The third phase was talent assessment. Now that board members had a clear vision of what was needed, they looked at how well candidates fit those needs. It became clear to board members that they wanted an internal candidate, and they knew the talent was there. The board put a high premium on experience within the system and commitment to an established culture.
The board focused on Sitarik. Once she knew she was the leading candidate, she approached Dinon with a request for executive coaching. The board looked for coaches who would evaluate her against its CEO profile and hired two former health system CEOs at a coaching firm. Coaching helped Sitarik understand the possibilities of the system she was going to lead.
The final phase was selection and transition. In the winter of 2010, the board named Sitarik the new CEO. Because she had begun her career at Orlando Health in 1978, she knew the system from the inside. In her post as chief strategy officer, she was filling in gaps in her knowledge of the organization while learning more about long-range planning in a large system, and the challenges of a changing health care environment.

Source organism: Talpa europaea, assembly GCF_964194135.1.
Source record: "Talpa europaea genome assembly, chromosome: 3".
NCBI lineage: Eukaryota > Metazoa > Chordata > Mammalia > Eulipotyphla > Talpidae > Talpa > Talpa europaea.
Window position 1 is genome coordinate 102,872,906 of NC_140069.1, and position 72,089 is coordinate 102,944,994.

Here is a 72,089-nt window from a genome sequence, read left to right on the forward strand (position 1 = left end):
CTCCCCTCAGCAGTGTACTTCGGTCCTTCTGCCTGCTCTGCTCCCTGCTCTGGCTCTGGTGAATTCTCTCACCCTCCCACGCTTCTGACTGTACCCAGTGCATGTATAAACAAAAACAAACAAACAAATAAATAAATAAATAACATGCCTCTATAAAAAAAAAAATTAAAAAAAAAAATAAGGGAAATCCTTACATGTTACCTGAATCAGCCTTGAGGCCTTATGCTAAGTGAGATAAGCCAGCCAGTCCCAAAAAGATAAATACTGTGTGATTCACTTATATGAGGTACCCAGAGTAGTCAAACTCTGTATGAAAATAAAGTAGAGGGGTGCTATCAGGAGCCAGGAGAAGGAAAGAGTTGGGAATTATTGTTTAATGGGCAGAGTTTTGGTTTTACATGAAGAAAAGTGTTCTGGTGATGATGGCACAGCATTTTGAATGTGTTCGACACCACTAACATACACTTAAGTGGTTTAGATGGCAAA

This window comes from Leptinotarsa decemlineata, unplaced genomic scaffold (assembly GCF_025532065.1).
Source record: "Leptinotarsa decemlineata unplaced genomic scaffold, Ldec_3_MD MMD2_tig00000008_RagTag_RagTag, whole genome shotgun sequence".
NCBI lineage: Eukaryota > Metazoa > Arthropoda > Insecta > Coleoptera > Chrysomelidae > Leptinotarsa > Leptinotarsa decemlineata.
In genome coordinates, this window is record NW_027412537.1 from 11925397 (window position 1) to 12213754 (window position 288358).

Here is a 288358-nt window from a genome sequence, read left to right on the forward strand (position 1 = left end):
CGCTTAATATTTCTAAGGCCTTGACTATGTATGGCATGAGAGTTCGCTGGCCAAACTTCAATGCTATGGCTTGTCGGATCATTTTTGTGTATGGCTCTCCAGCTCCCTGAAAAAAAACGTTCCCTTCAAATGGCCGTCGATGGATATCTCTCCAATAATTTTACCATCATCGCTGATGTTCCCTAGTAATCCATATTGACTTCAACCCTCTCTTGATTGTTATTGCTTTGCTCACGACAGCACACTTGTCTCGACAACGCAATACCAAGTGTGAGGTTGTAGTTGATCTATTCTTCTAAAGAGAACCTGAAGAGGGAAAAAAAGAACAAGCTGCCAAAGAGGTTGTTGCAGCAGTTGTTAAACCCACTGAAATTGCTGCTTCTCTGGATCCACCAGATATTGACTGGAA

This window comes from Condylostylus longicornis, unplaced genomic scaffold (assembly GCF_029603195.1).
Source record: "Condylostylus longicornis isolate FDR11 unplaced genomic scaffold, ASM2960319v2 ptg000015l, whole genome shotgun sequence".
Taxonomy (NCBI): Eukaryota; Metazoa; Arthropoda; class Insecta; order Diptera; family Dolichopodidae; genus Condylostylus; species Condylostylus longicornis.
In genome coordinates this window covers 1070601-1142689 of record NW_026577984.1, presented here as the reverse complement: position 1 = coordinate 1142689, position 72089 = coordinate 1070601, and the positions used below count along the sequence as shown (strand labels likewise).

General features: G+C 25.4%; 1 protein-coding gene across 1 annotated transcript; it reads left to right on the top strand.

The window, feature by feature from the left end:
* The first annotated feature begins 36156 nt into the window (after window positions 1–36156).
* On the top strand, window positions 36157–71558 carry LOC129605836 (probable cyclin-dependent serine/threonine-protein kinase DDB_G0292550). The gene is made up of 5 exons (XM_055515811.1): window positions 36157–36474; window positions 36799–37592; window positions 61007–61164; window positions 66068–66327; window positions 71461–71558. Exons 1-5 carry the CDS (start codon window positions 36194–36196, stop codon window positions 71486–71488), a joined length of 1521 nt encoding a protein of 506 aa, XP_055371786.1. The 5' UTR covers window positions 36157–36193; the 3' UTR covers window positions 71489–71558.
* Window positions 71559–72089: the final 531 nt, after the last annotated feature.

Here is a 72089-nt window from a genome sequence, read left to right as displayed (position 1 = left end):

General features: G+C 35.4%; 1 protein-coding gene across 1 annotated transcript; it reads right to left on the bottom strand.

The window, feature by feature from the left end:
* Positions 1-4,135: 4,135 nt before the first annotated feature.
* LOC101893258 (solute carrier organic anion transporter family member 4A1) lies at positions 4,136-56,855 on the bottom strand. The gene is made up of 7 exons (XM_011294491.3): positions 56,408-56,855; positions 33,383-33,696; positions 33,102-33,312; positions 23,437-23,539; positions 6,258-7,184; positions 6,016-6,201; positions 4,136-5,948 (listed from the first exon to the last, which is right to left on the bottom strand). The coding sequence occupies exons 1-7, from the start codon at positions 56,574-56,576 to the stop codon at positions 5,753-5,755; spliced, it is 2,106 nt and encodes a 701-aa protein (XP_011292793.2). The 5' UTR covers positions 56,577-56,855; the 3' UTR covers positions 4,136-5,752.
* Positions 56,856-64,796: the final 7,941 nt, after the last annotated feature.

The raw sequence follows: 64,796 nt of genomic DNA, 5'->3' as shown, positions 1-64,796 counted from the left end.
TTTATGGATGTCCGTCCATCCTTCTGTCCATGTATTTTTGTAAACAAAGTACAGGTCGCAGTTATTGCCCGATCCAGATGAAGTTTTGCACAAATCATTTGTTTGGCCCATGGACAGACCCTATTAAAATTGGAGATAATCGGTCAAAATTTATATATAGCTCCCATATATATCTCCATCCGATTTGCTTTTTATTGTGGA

At the end of the year, Hillenmeyer finished his 14-year tenure as CEO, and Sitarik was ready to take the reins. Board members felt that they had explored the options thoroughly, physicians and staff were happy with the input they'd had, and with the process's transparency, the executive team knew and trusted its new leader. "The CEO and the board must have a commitment to each other. Otherwise, it won't work," Dinon says. Sitarik adds, "The process works well, but it can't be done without transparency and that requires trust."
A good outcome in a succession process hinges on everyone's working together, and using each person's strengths to do what's best for the organization. Orlando Health's experience serves as a perfect example of this principle in action.
Donald H. Hutton, FACHE (firstname.lastname@example.org) is president and CEO of Morgan Executive Development Institute, Ponte Vedra, Fla. Linda Chapin is chair of the board of directors of Orlando (Fla.) Health.